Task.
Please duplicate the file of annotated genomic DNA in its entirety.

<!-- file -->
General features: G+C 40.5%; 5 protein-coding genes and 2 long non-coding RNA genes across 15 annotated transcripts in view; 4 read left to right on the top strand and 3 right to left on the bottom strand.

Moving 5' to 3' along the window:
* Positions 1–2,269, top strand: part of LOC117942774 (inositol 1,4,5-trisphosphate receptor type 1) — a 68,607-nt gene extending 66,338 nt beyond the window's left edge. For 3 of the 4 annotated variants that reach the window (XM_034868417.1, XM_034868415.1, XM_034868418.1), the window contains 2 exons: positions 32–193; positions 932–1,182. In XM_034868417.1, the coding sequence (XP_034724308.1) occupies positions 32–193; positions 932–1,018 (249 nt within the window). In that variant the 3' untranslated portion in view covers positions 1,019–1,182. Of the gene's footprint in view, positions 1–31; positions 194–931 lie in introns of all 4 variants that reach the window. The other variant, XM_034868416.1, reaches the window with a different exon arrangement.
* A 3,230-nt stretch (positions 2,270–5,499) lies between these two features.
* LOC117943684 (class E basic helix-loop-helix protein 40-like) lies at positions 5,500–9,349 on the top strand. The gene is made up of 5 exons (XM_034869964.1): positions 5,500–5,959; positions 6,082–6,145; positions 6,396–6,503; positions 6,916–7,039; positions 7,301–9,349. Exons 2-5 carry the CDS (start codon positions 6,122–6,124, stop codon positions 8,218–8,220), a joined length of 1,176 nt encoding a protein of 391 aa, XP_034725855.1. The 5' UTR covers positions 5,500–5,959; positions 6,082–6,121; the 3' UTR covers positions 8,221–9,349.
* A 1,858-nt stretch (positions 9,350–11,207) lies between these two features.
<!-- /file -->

General features: G+C 40.5%; 5 protein-coding genes and 2 long non-coding RNA genes across 15 annotated transcripts in view; 4 read left to right on the top strand and 3 right to left on the bottom strand.

Moving 5' to 3' along the window:
* Positions 1–2,269, top strand: part of LOC117942774 (inositol 1,4,5-trisphosphate receptor type 1) — a 68,607-nt gene extending 66,338 nt beyond the window's left edge. For 3 of the 4 annotated variants that reach the window (XM_034868417.1, XM_034868415.1, XM_034868418.1), the window contains 2 exons: positions 32–193; positions 932–1,182. In XM_034868417.1, the coding sequence (XP_034724308.1) occupies positions 32–193; positions 932–1,018 (249 nt within the window). In that variant the 3' untranslated portion in view covers positions 1,019–1,182. Of the gene's footprint in view, positions 1–31; positions 194–931 lie in introns of all 4 variants that reach the window. The other variant, XM_034868416.1, reaches the window with a different exon arrangement.
* A 3,230-nt stretch (positions 2,270–5,499) lies between these two features.
* LOC117943684 (class E basic helix-loop-helix protein 40-like) lies at positions 5,500–9,349 on the top strand. The gene is made up of 5 exons (XM_034869964.1): positions 5,500–5,959; positions 6,082–6,145; positions 6,396–6,503; positions 6,916–7,039; positions 7,301–9,349. Exons 2-5 carry the CDS (start codon positions 6,122–6,124, stop codon positions 8,218–8,220), a joined length of 1,176 nt encoding a protein of 391 aa, XP_034725855.1. The 5' UTR covers positions 5,500–5,959; positions 6,082–6,121; the 3' UTR covers positions 8,221–9,349.
* A 1,858-nt stretch (positions 9,350–11,207) lies between these two features.